The voluntary carbon market is an important building block in the fight against climate change. However, it is not trivial for consumers to verify whether carbon offset projects deliver what they promise. While technical solutions for measuring their impact are emerging, there is a lack of understanding of how to translate this data into interface designs that mediate the establishment of trust. With interaction between users and offset projects mainly happening online, it is critical to meet this design challenge. To this end, we designed and evaluated interfaces with varying trust cues for carbon offset projects in a randomized online experiment (n=244). Our results show that content design, particularly financial and forest-related quantitative data presented at the right detail level, increases the perceived trustworthiness, while images have no significant effect. We contribute the first specific guidance for interface designers for carbon offsets and discuss implications for interaction design.
Proceedings of the 4th International Conference on Blockchain Technology and Applications (ICBTA) 2021
Under Pressure. A User-Centered Threat Model for Cryptocurrency Owners
Michael Fröhlich, Philipp Hulm, Florian Alt
Cryptocurrencies have gained popularity in recent years. However, for many users, keeping ownership of their cryptocurrency is a complex task. News reports frequently bear witness to scams, hacked exchanges, and fortunes beyond retrieval. However, we lack a systematic understanding of user-centered cryptocurrency threats, as causes leading to loss are scattered across publications. To address this gap, we conducted a focus group (n=6) and an expert elicitation study (n=25) following a three-round Delphi process with a heterogeneous group of blockchain and security experts from academia and industry. We contribute the first systematic overview of threats cryptocurrency users are exposed to and propose six overarching categories. Our work is complemented by a discussion on how the human-computer-interaction community can address these threats and how practitioners can use the model to understand situations in which users might find themselves under the pressure of an attack to ultimately engineer more secure systems.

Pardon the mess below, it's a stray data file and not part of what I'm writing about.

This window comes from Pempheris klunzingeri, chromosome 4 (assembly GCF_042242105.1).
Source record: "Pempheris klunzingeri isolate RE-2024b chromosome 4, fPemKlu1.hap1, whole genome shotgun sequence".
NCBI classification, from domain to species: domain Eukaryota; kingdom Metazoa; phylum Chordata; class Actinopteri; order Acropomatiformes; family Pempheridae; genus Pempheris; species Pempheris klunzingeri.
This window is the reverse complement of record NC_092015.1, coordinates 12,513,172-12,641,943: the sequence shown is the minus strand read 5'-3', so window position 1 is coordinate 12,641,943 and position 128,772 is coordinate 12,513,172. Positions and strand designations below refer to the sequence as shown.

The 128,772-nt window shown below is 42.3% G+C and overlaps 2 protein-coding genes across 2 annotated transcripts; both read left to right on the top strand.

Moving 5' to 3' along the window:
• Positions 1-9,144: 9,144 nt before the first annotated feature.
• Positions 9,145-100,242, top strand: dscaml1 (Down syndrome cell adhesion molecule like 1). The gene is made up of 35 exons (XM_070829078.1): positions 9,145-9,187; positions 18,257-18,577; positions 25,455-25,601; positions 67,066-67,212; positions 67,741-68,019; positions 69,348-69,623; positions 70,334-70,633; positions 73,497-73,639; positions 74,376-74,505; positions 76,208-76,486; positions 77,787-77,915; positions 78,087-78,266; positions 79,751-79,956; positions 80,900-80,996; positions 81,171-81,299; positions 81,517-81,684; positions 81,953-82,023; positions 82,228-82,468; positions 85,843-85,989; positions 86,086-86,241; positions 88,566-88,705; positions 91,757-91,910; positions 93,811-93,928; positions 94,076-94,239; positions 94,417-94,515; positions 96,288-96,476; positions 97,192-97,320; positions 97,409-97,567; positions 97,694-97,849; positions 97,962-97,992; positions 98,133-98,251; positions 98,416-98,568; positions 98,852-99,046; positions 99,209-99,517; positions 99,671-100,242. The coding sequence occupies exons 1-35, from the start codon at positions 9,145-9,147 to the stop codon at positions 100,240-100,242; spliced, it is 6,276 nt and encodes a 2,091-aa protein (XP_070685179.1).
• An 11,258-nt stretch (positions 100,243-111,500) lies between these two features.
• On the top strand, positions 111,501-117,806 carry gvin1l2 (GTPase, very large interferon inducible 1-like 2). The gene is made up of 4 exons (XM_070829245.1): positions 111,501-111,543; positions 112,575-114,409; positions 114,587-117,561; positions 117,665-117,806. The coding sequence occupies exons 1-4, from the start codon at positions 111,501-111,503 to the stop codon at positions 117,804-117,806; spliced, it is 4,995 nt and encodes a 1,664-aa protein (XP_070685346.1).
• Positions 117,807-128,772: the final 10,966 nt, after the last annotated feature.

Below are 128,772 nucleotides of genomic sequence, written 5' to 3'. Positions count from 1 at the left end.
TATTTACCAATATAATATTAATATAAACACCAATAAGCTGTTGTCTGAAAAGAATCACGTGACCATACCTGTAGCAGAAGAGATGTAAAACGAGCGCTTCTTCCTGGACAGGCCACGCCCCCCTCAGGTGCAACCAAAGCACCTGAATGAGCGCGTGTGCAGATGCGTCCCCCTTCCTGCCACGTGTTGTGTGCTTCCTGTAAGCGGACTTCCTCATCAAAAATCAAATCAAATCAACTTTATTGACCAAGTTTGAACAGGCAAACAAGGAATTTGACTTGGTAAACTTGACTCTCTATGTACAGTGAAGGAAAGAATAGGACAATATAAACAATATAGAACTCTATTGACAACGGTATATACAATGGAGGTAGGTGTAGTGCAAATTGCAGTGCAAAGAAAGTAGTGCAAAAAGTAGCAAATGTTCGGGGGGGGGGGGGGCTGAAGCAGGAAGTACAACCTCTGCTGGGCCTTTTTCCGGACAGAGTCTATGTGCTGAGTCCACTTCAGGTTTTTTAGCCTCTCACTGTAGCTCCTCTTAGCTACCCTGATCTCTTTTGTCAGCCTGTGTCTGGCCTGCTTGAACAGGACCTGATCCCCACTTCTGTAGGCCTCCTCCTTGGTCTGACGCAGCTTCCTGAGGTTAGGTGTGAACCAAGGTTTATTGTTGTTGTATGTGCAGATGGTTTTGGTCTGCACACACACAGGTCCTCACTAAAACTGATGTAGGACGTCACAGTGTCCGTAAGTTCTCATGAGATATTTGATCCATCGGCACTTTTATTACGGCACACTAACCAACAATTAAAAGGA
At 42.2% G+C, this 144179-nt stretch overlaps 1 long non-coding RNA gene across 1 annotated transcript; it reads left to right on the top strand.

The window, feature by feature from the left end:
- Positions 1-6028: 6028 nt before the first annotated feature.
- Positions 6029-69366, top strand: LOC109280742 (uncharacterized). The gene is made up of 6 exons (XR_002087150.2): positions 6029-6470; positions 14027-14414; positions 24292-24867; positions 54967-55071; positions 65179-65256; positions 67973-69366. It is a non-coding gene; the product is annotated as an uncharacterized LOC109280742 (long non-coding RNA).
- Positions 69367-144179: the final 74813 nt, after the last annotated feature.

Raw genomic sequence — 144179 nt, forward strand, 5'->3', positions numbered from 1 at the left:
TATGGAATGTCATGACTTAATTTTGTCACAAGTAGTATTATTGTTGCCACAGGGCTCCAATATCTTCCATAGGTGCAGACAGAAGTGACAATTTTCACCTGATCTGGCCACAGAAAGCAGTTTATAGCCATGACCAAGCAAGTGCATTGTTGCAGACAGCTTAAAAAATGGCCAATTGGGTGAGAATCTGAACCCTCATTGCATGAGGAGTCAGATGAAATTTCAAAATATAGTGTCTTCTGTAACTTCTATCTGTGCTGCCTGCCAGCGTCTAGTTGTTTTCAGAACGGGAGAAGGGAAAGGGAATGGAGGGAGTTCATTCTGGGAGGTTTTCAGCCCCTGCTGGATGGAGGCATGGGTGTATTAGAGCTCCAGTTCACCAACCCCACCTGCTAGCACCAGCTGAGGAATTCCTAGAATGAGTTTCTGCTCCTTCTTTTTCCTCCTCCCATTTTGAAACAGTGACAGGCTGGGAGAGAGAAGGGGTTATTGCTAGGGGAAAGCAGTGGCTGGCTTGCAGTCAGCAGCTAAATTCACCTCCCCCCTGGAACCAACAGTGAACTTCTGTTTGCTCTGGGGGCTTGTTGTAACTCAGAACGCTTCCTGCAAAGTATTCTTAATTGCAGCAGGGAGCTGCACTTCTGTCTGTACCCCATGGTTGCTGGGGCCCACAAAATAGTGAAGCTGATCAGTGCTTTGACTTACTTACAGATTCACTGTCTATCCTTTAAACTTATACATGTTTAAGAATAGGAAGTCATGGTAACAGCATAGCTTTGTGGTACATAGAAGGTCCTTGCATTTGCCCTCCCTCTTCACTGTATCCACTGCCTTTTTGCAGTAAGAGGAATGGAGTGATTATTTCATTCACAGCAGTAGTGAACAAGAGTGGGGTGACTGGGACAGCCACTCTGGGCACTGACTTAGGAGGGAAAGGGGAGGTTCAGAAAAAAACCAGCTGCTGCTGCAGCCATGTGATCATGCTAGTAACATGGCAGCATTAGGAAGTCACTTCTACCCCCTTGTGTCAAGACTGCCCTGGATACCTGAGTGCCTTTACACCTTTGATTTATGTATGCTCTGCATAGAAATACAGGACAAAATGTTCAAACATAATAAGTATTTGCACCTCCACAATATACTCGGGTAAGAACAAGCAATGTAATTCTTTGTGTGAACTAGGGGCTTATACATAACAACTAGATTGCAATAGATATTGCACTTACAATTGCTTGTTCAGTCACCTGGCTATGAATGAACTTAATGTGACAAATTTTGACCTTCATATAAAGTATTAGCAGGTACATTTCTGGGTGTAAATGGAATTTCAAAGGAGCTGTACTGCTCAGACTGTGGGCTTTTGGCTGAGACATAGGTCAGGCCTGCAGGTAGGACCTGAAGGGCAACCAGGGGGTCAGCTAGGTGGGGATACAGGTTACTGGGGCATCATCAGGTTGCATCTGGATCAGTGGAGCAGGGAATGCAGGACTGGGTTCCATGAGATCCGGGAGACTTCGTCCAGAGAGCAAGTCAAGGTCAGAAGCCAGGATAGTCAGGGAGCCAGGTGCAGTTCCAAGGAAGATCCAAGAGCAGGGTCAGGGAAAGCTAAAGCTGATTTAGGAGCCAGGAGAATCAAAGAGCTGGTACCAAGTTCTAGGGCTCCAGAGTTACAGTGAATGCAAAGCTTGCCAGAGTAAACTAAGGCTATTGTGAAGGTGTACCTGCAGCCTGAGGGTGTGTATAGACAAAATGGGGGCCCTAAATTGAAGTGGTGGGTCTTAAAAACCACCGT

Proceedings of the 2021 ACM Designing Interactive Systems Conference
Is It Better With Onboarding? Improving First-Time Cryptocurrency App Experiences
Michael Fröhlich, Charlotte Kobiella, Albrecht Schmidt, Florian Alt
Engaging first-time users of mobile apps is challenging. Onboarding task flows are designed to minimize the drop out of users. To this point, there is little scientific insight into how to design these task flows. We explore this question with a specific focus on financial applications, which pose a particularly high hurdle and require significant trust. We address this question by combining two approaches. We first conducted semi-structured interviews (n=16) exploring users' meaning-making when engaging with new mobile applications in general. We then prototyped and evaluated onboarding task flows (n=16) for two mobile cryptocurrency apps using the minimalist instruction framework. Our results suggest that well-designed onboarding processes can improve the perceived usability of first-time users for feature-rich mobile apps. We discuss how the expectations users voiced during the interview study can be met by applying instructional design principles and reason that the minimalist instruction framework for mobile onboarding insights presents itself as a useful design method for practitioners to develop onboarding processes and also identify when not to.